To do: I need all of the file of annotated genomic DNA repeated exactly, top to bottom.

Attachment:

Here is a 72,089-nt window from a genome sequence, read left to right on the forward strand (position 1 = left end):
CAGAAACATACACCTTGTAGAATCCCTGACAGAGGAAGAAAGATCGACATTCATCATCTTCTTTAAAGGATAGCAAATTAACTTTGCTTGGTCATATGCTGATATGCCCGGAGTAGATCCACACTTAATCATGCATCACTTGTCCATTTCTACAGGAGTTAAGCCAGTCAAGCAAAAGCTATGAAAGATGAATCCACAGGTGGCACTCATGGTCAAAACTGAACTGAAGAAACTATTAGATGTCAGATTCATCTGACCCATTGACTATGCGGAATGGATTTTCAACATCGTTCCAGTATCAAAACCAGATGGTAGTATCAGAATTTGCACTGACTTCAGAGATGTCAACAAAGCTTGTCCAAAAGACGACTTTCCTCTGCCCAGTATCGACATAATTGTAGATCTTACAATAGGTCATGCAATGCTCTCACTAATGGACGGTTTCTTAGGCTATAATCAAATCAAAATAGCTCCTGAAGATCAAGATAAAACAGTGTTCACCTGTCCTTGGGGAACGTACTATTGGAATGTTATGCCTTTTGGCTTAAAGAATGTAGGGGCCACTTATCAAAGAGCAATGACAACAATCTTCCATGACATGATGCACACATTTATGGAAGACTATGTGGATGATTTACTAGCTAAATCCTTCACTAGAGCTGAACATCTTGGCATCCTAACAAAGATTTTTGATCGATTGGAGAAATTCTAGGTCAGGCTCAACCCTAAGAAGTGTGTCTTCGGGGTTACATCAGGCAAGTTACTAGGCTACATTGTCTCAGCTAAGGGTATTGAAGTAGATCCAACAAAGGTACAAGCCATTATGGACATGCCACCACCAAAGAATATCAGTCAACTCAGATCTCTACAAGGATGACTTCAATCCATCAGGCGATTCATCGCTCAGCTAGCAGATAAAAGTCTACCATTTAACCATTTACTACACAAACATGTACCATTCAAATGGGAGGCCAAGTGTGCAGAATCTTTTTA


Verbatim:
Here is a 72,089-nt window from a genome sequence, read left to right on the forward strand (position 1 = left end):
CAGAAACATACACCTTGTAGAATCCCTGACAGAGGAAGAAAGATCGACATTCATCATCTTCTTTAAAGGATAGCAAATTAACTTTGCTTGGTCATATGCTGATATGCCCGGAGTAGATCCACACTTAATCATGCATCACTTGTCCATTTCTACAGGAGTTAAGCCAGTCAAGCAAAAGCTATGAAAGATGAATCCACAGGTGGCACTCATGGTCAAAACTGAACTGAAGAAACTATTAGATGTCAGATTCATCTGACCCATTGACTATGCGGAATGGATTTTCAACATCGTTCCAGTATCAAAACCAGATGGTAGTATCAGAATTTGCACTGACTTCAGAGATGTCAACAAAGCTTGTCCAAAAGACGACTTTCCTCTGCCCAGTATCGACATAATTGTAGATCTTACAATAGGTCATGCAATGCTCTCACTAATGGACGGTTTCTTAGGCTATAATCAAATCAAAATAGCTCCTGAAGATCAAGATAAAACAGTGTTCACCTGTCCTTGGGGAACGTACTATTGGAATGTTATGCCTTTTGGCTTAAAGAATGTAGGGGCCACTTATCAAAGAGCAATGACAACAATCTTCCATGACATGATGCACACATTTATGGAAGACTATGTGGATGATTTACTAGCTAAATCCTTCACTAGAGCTGAACATCTTGGCATCCTAACAAAGATTTTTGATCGATTGGAGAAATTCTAGGTCAGGCTCAACCCTAAGAAGTGTGTCTTCGGGGTTACATCAGGCAAGTTACTAGGCTACATTGTCTCAGCTAAGGGTATTGAAGTAGATCCAACAAAGGTACAAGCCATTATGGACATGCCACCACCAAAGAATATCAGTCAACTCAGATCTCTACAAGGATGACTTCAATCCATCAGGCGATTCATCGCTCAGCTAGCAGATAAAAGTCTACCATTTAACCATTTACTACACAAACATGTACCATTCAAATGGGAGGCCAAGTGTGCAGAATCTTTTTA